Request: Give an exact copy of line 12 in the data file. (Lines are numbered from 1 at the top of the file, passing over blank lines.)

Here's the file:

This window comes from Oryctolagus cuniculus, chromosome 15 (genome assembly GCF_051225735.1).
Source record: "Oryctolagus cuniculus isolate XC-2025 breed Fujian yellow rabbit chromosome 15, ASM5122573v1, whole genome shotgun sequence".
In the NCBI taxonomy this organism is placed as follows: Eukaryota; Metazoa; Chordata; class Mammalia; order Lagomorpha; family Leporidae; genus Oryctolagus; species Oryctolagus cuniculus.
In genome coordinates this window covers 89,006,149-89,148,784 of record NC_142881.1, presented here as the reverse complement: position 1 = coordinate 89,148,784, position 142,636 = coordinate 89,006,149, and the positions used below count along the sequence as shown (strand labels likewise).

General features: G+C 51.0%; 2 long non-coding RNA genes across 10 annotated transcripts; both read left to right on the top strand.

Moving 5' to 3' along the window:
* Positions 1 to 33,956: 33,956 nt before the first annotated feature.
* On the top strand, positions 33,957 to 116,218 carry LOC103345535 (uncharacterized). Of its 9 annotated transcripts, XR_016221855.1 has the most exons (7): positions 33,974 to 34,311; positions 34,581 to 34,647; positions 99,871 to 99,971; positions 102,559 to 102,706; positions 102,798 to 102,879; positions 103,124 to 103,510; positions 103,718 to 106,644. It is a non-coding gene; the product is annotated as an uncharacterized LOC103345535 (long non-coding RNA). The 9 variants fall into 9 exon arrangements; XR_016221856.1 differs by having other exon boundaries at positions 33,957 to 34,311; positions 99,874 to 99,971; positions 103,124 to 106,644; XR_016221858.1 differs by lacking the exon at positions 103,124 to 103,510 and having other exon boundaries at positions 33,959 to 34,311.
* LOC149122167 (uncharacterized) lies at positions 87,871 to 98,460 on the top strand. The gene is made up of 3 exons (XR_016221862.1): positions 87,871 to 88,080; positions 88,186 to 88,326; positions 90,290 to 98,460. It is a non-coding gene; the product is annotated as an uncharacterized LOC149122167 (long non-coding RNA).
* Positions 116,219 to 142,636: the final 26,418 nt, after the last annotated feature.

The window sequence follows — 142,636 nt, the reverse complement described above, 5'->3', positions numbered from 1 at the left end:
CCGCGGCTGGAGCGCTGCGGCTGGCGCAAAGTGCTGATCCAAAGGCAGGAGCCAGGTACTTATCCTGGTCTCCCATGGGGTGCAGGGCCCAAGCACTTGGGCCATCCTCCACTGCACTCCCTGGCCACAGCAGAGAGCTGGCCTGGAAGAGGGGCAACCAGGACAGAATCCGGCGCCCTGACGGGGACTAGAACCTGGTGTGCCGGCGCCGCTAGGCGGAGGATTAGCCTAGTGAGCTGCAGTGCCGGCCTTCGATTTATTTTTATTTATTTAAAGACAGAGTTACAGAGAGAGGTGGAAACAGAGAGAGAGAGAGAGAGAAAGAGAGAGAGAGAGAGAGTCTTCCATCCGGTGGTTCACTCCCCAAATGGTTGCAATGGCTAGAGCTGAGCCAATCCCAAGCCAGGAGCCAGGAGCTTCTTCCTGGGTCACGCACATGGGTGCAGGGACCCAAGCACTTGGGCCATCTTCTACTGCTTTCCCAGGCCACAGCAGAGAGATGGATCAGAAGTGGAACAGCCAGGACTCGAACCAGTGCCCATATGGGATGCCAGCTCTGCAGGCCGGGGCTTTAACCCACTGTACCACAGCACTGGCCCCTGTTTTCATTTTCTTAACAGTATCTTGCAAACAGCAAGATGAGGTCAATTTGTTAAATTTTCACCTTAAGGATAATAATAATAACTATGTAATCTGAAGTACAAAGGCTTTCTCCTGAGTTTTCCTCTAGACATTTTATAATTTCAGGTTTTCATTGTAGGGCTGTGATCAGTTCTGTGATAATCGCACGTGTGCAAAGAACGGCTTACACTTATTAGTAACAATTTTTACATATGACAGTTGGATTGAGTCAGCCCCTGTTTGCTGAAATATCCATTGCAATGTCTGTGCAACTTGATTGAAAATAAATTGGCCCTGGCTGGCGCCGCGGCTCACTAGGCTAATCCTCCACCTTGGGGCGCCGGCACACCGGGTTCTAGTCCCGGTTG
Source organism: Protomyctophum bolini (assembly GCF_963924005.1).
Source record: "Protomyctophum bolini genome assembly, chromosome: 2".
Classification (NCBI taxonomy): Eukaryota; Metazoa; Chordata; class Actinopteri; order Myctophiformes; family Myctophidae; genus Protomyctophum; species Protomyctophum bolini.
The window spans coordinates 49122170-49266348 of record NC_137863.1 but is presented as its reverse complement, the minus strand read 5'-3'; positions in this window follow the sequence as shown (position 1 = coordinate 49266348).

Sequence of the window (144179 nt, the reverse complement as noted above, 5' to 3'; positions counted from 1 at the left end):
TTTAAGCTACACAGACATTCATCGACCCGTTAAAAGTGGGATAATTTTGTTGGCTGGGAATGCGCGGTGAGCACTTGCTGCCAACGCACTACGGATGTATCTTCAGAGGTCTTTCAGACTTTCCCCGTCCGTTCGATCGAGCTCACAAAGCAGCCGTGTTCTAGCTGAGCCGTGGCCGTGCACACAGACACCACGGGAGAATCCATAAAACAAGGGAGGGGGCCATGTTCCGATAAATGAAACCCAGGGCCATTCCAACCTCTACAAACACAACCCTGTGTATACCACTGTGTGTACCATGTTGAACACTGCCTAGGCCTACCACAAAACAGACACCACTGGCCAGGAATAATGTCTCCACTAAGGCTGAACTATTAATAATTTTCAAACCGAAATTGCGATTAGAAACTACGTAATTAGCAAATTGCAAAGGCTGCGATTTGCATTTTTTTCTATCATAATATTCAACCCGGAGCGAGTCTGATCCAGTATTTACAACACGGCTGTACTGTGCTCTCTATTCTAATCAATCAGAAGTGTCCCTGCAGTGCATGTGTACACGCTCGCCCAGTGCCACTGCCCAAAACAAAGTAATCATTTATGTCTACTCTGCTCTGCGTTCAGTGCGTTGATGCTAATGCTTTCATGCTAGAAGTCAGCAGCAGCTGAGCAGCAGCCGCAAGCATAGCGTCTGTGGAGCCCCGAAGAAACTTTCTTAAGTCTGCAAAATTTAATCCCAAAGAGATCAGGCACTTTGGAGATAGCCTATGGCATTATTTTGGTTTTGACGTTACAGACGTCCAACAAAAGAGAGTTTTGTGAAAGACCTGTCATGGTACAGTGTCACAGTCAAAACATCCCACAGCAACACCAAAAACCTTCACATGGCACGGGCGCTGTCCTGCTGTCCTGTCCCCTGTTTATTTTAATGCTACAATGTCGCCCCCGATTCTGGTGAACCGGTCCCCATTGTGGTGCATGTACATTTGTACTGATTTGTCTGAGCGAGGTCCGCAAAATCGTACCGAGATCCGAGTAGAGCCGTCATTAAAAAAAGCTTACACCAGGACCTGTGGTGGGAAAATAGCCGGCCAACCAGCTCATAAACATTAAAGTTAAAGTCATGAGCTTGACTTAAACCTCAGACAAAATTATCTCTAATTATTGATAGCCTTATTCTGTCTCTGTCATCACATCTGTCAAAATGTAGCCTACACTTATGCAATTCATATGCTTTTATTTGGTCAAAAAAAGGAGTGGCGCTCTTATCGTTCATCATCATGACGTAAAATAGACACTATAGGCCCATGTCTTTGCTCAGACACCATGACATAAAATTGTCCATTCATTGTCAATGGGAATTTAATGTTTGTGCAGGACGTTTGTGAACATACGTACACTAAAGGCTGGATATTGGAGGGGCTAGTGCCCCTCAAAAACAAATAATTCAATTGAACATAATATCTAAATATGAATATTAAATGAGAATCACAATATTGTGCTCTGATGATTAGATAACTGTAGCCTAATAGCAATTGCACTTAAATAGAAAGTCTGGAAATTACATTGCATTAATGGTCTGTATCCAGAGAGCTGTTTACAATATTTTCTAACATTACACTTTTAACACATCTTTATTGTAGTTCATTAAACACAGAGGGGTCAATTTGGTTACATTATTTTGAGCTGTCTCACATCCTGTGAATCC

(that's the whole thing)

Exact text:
CCGCGGCTGGAGCGCTGCGGCTGGCGCAAAGTGCTGATCCAAAGGCAGGAGCCAGGTACTTATCCTGGTCTCCCATGGGGTGCAGGGCCCAAGCACTTGGGCCATCCTCCACTGCACTCCCTGGCCACAGCAGAGAGCTGGCCTGGAAGAGGGGCAACCAGGACAGAATCCGGCGCCCTGACGGGGACTAGAACCTGGTGTGCCGGCGCCGCTAGGCGGAGGATTAGCCTAGTGAGCTGCAGTGCCGGCCTTCGATTTATTTTTATTTATTTAAAGACAGAGTTACAGAGAGAGGTGGAAACAGAGAGAGAGAGAGAGAGAAAGAGAGAGAGAGAGAGAGTCTTCCATCCGGTGGTTCACTCCCCAAATGGTTGCAATGGCTAGAGCTGAGCCAATCCCAAGCCAGGAGCCAGGAGCTTCTTCCTGGGTCACGCACATGGGTGCAGGGACCCAAGCACTTGGGCCATCTTCTACTGCTTTCCCAGGCCACAGCAGAGAGATGGATCAGAAGTGGAACAGCCAGGACTCGAACCAGTGCCCATATGGGATGCCAGCTCTGCAGGCCGGGGCTTTAACCCACTGTACCACAGCACTGGCCCCTGTTTTCATTTTCTTAACAGTATCTTGCAAACAGCAAGATGAGGTCAATTTGTTAAATTTTCACCTTAAGGATAATAATAATAACTATGTAATCTGAAGTACAAAGGCTTTCTCCTGAGTTTTCCTCTAGACATTTTATAATTTCAGGTTTTCATTGTAGGGCTGTGATCAGTTCTGTGATAATCGCACGTGTGCAAAGAACGGCTTACACTTATTAGTAACAATTTTTACATATGACAGTTGGATTGAGTCAGCCCCTGTTTGCTGAAATATCCATTGCAATGTCTGTGCAACTTGATTGAAAATAAATTGGCCCTGGCTGGCGCCGCGGCTCACTAGGCTAATCCTCCACCTTGGGGCGCCGGCACACCGGGTTCTAGTCCCGGTTG